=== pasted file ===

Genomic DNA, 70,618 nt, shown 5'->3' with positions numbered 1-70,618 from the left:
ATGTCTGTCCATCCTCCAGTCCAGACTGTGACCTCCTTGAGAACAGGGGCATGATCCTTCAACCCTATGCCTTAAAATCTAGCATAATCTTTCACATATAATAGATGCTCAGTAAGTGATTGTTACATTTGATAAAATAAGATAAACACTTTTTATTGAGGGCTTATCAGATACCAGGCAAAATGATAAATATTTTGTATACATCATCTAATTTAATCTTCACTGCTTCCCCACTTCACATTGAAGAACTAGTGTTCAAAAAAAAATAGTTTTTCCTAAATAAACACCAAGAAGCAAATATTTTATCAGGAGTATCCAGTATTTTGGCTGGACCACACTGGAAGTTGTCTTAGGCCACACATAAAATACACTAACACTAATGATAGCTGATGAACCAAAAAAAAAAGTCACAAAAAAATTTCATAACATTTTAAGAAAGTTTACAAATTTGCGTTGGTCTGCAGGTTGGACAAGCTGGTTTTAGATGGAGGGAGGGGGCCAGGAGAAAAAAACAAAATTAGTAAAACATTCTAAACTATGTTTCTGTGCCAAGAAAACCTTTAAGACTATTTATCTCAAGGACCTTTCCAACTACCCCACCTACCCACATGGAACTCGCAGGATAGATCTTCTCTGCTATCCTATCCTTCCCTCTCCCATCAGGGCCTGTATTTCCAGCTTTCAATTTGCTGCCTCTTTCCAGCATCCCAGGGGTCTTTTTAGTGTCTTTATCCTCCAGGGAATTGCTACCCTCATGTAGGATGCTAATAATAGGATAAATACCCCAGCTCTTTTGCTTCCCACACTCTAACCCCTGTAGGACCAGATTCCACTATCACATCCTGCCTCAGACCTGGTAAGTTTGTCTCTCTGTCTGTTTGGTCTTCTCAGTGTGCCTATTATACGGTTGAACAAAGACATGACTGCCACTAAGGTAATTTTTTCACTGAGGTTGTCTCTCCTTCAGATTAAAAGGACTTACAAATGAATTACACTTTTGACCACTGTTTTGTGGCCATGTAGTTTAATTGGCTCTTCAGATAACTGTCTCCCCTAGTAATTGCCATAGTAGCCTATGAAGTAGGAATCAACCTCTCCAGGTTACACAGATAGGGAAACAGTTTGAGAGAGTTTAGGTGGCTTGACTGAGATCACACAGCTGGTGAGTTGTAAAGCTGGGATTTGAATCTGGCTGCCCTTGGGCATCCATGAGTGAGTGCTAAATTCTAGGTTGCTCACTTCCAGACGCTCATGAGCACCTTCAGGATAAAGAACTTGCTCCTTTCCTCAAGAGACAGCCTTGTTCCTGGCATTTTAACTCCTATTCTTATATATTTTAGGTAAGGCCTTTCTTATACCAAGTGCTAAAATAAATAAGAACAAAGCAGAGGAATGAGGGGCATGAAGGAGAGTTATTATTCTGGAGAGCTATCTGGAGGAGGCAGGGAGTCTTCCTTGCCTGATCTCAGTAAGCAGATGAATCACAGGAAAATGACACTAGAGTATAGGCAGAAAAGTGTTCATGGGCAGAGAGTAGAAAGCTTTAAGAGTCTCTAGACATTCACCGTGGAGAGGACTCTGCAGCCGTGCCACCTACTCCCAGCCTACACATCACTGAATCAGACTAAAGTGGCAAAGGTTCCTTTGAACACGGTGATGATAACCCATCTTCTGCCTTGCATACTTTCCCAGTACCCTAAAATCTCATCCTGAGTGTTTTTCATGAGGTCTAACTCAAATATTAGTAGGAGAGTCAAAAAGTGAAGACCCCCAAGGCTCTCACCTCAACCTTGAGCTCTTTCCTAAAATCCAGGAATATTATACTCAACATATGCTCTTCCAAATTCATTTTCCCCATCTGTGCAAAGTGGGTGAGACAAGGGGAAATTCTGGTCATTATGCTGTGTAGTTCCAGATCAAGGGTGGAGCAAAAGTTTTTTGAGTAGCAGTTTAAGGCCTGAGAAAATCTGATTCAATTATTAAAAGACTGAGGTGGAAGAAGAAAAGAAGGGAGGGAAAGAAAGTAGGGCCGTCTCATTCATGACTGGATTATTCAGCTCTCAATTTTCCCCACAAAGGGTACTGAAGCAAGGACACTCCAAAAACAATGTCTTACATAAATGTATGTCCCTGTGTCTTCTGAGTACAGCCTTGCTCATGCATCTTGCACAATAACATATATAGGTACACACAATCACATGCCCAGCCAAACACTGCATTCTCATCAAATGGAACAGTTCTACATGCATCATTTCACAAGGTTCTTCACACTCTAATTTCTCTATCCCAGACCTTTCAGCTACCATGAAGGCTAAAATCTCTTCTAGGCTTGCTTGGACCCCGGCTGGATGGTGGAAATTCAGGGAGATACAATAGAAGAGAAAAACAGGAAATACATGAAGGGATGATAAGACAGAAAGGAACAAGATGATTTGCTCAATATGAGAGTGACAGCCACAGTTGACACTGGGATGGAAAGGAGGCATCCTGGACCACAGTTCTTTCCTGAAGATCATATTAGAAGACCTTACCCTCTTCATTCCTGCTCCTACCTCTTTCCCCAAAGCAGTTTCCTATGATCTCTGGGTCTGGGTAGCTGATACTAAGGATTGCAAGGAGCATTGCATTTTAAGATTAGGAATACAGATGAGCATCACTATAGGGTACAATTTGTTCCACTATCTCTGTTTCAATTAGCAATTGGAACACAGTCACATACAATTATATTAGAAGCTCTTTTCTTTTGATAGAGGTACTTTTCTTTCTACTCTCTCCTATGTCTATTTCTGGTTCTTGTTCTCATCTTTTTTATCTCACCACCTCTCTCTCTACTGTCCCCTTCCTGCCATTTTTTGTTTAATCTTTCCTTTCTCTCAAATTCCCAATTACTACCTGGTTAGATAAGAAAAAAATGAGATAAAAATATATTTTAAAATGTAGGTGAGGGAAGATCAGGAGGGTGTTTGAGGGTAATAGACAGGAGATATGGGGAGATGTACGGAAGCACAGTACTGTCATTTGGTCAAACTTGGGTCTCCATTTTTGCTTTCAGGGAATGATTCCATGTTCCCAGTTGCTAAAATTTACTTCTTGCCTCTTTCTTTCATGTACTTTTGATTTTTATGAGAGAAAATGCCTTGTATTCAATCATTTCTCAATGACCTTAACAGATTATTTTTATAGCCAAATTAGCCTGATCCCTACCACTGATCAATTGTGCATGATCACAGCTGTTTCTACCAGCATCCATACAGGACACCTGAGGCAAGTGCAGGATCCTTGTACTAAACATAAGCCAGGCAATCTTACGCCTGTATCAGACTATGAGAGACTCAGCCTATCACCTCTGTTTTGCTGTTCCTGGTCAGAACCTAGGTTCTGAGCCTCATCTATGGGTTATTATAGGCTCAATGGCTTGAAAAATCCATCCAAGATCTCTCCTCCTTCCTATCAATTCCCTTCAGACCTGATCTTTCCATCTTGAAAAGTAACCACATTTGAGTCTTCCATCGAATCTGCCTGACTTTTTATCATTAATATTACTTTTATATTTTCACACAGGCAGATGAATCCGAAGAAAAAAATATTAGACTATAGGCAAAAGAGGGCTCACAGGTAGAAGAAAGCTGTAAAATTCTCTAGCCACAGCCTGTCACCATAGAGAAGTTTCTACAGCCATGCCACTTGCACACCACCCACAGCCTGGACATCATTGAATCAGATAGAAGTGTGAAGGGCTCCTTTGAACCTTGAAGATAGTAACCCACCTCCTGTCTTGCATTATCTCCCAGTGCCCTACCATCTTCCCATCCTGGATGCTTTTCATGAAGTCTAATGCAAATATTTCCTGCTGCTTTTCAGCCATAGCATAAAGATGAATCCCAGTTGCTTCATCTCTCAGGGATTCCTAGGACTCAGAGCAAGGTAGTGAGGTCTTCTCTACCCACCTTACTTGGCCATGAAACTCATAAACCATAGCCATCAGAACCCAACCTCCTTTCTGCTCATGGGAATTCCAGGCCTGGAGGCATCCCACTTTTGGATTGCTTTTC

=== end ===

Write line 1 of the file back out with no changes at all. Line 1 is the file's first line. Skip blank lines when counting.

Genomic DNA, 70,618 nt, shown 5'->3' with positions numbered 1-70,618 from the left: